FilterClause filter = parser.ParseFilter();                // parse $filter
OrderByClause orderby = parser.ParseOrderBy();             // parse $orderby
SearchClause search = parser.ParseSearch();                // parse $search
long? top = parser.ParseTop();                             // parse $top
long? skip = parser.ParseSkip();                           // parse $skip
bool? count = parser.ParseCount();                         // parse $count

The data structures for SelectExpandClause, FilterClause, OrdeyByClause have already been presented in two previous articles mentioned in the beginning of this post. Here I’d like to talk about the newly-added SearchClause.

SearchClause contains a tree representation of the $search query. The detailed rules of $search query option can be found here. In general, the search query string can contain search terms combined with logic operators: AND, OR and NOT.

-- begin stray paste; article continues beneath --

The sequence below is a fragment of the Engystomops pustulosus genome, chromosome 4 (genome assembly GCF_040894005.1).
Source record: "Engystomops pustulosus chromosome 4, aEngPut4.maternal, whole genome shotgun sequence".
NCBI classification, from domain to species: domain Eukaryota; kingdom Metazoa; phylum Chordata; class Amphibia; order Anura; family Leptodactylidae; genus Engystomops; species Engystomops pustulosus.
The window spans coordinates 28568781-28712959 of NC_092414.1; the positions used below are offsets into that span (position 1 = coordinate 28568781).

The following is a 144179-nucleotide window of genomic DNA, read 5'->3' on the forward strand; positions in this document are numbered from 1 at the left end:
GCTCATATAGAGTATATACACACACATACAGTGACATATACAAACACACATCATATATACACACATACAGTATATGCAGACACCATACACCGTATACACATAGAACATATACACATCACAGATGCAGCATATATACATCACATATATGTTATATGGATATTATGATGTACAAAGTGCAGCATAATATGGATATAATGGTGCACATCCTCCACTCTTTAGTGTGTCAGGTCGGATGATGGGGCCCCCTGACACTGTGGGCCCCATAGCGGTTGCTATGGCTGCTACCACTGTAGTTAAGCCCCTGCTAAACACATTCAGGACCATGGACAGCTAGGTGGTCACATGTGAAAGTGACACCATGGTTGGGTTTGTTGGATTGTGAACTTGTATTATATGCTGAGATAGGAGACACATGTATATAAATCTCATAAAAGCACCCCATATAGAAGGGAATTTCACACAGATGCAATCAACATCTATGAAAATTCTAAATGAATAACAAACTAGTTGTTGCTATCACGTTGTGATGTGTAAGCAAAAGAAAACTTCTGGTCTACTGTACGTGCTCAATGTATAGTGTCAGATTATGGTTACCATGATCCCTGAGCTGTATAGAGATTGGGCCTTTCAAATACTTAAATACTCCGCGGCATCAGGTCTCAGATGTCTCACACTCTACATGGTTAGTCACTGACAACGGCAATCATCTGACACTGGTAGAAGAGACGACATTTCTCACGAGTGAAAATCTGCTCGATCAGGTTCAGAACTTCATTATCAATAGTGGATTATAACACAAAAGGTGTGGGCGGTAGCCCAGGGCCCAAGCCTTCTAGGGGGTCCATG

All search terms are represented by SearchTermNode which is derived from SingleValueNode. SearchTermNode has a Text property containing the original word or phrase.

The SearchClause.Expression property holds the tree structure for $search. If $search contains a single word, the Expression would be a single SearchTermNode. But when $search contains a combination of various terms and logic operators, Expression would also contain BinaryOperatorNode and UnaryOperatorNode.

For example, if the query option has the value a AND b, the result expression (syntax tree) would have the following structure:

SearchQueryOption
    Expression = BinaryOperatorNode
                 OperationKind = BinaryOperatorKind.And
                 Left          = SearchTermNode
                                 Text = a
                 Right         = SearchTermNode
                                 Text = b

Using ODataQueryOptionParser

There may be cases where you already know the query context information, and does not have the full request URI. The ODataUriParser will not be available at this time, as it requires a full URI. The user would have to fake one.